This week, I have the pleasure of being a keynote speaker at the new student orientation at SFU’s Surrey campus. I’m quite serious when I use the word ‘pleasure,’ too. I know that public speaking doesn’t exactly fall under the category of ‘pleasurable experiences’ for a lot of people, but thankfully, I’ve never had too much of a problem with it.
When I spoke to a few hundred students (it’s a small campus) on their first days of their new and exciting journey through academia, I went into it excited as opposed to nervous. I knew this group would be full of energy—they would laugh at my jokes, try to answer my weird and thought-provoking questions, ask questions of their own, and generally be an engaged audience. Music to my ears!
Sometimes, when I’m giving presentations or facilitating workshops, I think of myself as a stand-up comedian. Not because one of my goals is to entertain the audience (I know what you’re thinking: talking about careers can be entertaining?), but because the reactions of the audience are often the only measure of success. It’s hard not to feel bad after performing for a tough crowd, just as it’s hard not to feel great when you feel there was good chemistry with another crowd.
Perhaps the greatest challenge for any facilitator/presenter is a disengaged audience. Trust me when I say I’ve done my fair share of workshop facilitation with participants who didn’t really want to be there. That’s not a complaint, just an observation about the realities of my work. I’m sure most people prefer not to be in a situation where they need help making career decisions. A facilitator has to take that into account, and find a way to encourage the audience to buy in—to try to get as much out of the experience as possible.
With a group like the ones I’ll likely have at new student orientation this week, I’m highly doubtful that I’ll have to work to get buy-in from anyone. I’ll have full access to what I like to refer to as a “captive audience,” full of positive energy and enthusiasm, and ripe forindoctrination inspiration.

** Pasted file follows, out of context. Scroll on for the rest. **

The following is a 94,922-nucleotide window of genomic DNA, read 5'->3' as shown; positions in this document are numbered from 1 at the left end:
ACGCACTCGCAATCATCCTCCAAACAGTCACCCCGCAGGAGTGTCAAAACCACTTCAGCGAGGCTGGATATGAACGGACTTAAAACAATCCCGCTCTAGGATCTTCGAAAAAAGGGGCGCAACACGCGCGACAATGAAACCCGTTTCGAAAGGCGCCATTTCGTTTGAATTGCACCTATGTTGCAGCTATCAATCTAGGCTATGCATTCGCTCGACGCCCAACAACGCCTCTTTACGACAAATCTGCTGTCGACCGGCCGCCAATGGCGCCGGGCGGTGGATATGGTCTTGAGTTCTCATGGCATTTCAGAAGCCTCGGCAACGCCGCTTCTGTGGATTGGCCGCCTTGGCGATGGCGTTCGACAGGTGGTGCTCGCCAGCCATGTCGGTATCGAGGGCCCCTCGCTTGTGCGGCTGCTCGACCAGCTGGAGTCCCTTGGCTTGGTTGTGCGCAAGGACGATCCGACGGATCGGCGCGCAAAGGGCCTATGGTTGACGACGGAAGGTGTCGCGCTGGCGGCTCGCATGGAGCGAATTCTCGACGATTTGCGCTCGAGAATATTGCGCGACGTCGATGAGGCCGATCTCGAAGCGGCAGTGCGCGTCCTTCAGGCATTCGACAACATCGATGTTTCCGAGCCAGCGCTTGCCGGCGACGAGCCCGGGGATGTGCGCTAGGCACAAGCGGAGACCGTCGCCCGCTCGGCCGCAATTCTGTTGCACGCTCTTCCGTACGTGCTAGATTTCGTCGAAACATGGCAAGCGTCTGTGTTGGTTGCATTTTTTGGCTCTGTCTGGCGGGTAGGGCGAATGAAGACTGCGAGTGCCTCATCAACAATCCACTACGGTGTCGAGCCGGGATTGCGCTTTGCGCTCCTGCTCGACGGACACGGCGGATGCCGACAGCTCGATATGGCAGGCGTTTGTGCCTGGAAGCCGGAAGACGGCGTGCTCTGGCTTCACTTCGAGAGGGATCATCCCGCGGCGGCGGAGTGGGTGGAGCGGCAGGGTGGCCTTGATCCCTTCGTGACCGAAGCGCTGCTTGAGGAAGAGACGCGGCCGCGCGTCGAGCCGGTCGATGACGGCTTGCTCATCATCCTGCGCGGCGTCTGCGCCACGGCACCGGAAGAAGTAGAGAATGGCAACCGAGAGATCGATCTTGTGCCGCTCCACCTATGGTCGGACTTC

And that’s a pretty wonderful opportunity! It’s the kind of thing that makes public speaking fun, and when a presenter is having fun, it’s much more likely that the audience will too.
So, in the spirit of my keynote address, I’d like to share the central message of my presentation, which I’ll hopefully be expanding on in a certain soon-to-be-published magazine you may be familiar with.
Here’s the message: the best metaphor for your career development is an adventure, in which you are the protagonist, or the hero.
Sounds like fun, yes? Certainly more so than the antiquated and overused metaphors that are so often attached to the “career path.” You’ve heard them: climbing the ladder, scaling the mountain, slaying the dragon, arriving at the final destination, etc.
I’ve gone on at length in the past about the problems with this kind of thinking. What I’m hoping to do soon is write a bit more about alternatives that make sense.
I’d also like to share the link to the audiovisual materials I’m using in my presentation this week. Feel free to have a look at them, and share to your heart’s desire!